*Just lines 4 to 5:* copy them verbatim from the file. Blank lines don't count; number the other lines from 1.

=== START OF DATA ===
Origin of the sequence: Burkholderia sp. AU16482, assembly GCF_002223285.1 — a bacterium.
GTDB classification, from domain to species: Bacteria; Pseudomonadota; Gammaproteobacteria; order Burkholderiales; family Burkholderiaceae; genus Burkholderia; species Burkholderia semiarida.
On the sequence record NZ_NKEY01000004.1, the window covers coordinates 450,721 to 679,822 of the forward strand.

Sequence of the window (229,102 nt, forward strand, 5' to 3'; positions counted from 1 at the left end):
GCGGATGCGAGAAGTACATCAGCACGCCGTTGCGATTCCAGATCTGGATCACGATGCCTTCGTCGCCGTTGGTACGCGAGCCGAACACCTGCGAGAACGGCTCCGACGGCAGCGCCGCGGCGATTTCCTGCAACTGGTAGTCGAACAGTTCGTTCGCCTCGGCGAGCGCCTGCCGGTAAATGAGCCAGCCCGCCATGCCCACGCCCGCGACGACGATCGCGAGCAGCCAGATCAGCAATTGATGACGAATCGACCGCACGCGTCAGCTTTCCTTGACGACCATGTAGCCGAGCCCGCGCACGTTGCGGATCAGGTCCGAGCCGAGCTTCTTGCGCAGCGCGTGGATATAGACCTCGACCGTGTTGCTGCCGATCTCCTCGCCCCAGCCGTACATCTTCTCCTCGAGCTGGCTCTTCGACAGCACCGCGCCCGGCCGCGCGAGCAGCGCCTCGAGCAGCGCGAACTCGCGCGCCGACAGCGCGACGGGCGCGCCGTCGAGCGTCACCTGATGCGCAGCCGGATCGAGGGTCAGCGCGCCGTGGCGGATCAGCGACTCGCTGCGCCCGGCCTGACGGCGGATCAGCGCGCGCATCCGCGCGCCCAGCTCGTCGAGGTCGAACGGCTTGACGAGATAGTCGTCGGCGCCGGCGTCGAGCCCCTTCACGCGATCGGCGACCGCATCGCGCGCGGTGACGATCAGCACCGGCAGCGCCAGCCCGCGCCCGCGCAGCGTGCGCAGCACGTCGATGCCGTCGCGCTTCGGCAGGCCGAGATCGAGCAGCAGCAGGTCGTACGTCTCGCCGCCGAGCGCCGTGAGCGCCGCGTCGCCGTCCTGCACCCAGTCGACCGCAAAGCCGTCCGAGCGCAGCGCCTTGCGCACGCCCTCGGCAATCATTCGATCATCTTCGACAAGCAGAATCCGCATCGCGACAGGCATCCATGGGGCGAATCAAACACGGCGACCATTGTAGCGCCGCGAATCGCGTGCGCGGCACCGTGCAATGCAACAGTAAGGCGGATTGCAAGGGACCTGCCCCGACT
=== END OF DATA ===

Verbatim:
Sequence of the window (229,102 nt, forward strand, 5' to 3'; positions counted from 1 at the left end):
GCGGATGCGAGAAGTACATCAGCACGCCGTTGCGATTCCAGATCTGGATCACGATGCCTTCGTCGCCGTTGGTACGCGAGCCGAACACCTGCGAGAACGGCTCCGACGGCAGCGCCGCGGCGATTTCCTGCAACTGGTAGTCGAACAGTTCGTTCGCCTCGGCGAGCGCCTGCCGGTAAATGAGCCAGCCCGCCATGCCCACGCCCGCGACGACGATCGCGAGCAGCCAGATCAGCAATTGATGACGAATCGACCGCACGCGTCAGCTTTCCTTGACGACCATGTAGCCGAGCCCGCGCACGTTGCGGATCAGGTCCGAGCCGAGCTTCTTGCGCAGCGCGTGGATATAGACCTCGACCGTGTTGCTGCCGATCTCCTCGCCCCAGCCGTACATCTTCTCCTCGAGCTGGCTCTTCGACAGCACCGCGCCCGGCCGCGCGAGCAGCGCCTCGAGCAGCGCGAACTCGCGCGCCGACAGCGCGACGGGCGCGCCGTCGAGCGTCACCTGATGCGCAGCCGGATCGAGGGTCAGCGCGCCGTGGCGGATCAGCGACTCGCTGCGCCCGGCCTGACGGCGGATCAGCGCGCGCATCCGCGCGCCCAGCTCGTCGAGGTCGAACGGCTTGACGAGATAGTCGTCGGCGCCGGCGTCGAGCCCCTTCACGCGATCGGCGACCGCATCGCGCGCGGTGACGATCAGCACCGGCAGCGCCAGCCCGCGCCCGCGCAGCGTGCGCAGCACGTCGATGCCGTCGCGCTTCGGCAGGCCGAGATCGAGCAGCAGCAGGTCGTACGTCTCGCCGCCGAGCGCCGTGAGCGCCGCGTCGCCGTCCTGCACCCAGTCGACCGCAAAGCCGTCCGAGCGCAGCGCCTTGCGCACGCCCTCGGCAATCATTCGATCATCTTCGACAAGCAGAATCCGCATCGCGACAGGCATCCATGGGGCGAATCAAACACGGCGACCATTGTAGCGCCGCGAATCGCGTGCGCGGCACCGTGCAATGCAACAGTAAGGCGGATTGCAAGGGACCTGCCCCGACT